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Tuesday, November 3, 2015

Why Shoulder Turn Is Important

Today I'm including a video from Michael Breed about how to get a better shoulder turn. It's pretty much self-explanatory, so I won't add much to what Breed says.

But I do want to talk about why shoulder turn is more important than you think... and it's NOT because it helps you get more distance.

Most instructors spend a great deal of time emphasizing the need to start your downswing with your lower body. I think this is a recipe for disaster and I can give you a number of reasons why:
  • It is physiologically impossible to get the club moving forward on your downswing without using your lower body. If you don't believe me, just try to swing the club while wearing sneakers on wet grass! The club will hit the ground well behind the ball because you can't use your legs.
  • You tend to exaggerate any movement that you focus on, especially when it's a movement that you do naturally. Since using your lower body is a natural move -- I know some of you disagree, so I'll come back to that in a minute -- "trying" to drive your lower body typically results in driving your hips too far forward, and that results in leaning backward, slanted planes and pushed shots.
  • Unless you practice it a lot, focusing on leg drive tends to throw your form and balance off. Bear in mind that the pros practice this every day, sometimes for hours, and they STILL can't always predict whether their bad shots will go left or right. If you aren't going to practice a lot, you're going to have the same problem but worse.
Okay, let me get back to that "lower body drive is natural" thing. The fact is that most of us do have a natural lower body drive when our arms and hands remain lower than our shoulders throughout the swing. Whether it's a baseball swing, a tennis stroke or a hockey shot, most of us automatically turn away from the ball and use our legs to make the swing.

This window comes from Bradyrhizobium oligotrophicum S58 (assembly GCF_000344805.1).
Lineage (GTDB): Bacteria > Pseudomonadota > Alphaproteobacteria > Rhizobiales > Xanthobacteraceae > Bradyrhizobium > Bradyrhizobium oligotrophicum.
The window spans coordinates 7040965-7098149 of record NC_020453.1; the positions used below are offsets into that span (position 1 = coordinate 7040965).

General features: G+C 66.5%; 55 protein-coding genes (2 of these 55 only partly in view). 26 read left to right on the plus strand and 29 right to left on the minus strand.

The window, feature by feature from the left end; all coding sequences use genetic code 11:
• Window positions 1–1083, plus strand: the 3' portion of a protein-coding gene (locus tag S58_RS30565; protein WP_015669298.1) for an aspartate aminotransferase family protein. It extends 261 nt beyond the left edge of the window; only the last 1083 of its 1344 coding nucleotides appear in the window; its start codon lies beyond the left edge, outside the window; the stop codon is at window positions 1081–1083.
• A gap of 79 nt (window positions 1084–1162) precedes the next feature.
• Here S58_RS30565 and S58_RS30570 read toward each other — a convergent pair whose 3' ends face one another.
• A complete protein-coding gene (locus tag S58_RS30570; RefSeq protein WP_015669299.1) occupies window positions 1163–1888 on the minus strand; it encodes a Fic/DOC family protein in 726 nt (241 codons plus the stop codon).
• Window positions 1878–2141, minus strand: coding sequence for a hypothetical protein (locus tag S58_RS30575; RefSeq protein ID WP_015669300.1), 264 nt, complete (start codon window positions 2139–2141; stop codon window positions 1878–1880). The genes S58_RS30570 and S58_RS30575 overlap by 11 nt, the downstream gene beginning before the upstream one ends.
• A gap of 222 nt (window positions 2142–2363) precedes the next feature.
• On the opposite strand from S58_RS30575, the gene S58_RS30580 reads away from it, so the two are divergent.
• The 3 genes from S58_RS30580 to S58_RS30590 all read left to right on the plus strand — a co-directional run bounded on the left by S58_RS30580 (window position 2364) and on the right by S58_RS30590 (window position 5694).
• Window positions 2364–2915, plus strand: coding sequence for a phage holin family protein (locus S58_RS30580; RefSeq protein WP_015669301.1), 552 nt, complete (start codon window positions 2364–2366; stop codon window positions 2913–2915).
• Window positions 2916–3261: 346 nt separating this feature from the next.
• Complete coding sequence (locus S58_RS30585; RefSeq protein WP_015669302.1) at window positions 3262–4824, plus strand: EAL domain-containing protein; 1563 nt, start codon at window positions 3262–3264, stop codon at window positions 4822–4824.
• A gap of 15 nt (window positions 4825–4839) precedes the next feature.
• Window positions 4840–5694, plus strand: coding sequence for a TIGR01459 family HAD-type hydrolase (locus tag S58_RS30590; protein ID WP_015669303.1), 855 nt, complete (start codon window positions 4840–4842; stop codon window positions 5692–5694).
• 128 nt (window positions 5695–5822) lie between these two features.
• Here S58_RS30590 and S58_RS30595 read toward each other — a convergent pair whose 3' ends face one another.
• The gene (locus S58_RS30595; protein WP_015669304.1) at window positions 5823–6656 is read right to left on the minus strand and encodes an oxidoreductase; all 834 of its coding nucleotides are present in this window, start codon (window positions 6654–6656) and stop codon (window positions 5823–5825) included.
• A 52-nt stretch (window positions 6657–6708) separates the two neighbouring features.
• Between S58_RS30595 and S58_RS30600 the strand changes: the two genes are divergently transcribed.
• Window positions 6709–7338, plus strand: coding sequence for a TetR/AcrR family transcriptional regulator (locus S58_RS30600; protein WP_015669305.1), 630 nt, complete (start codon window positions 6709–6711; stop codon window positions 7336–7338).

But most of us, in making these swings, don't turn our shoulders fully. We don't turn enough for our backs face the target. That's because we don't need to. With our hands moving beneath shoulder level, this is a naturally powerful position for most of us. When we make that "level" swing movement we automatically shift our weight back and then forward to hit the ball.

That doesn't happen automatically once we swing our hands high above our shoulders. We don't make a full shoulder turn; instead, we have a tendency to just lift our hands. That's because it takes a lot more flexibility to reach up and back during a full golf swing than it does to simply reach back as we do when we make, say, a tennis stroke.

If we just get our shoulders fully coiled at the top of our backswings, then starting the downswing with our lower bodies is the most natural thing in the world. A full shoulder coil stretches the muscles of your torso, and that tension causes you to shift your weight back and then drive your legs forward to start your downswing.

That's why I want you to pay more attention to getting those shoulders fully coiled when you make your backswing -- if you do, driving your legs will happen naturally, which will in turn help you stay in balance and make better contact with the ball.

That's why shoulder turn is important. Of course, it will help you hit the ball farther as well... but that's just a bonus.

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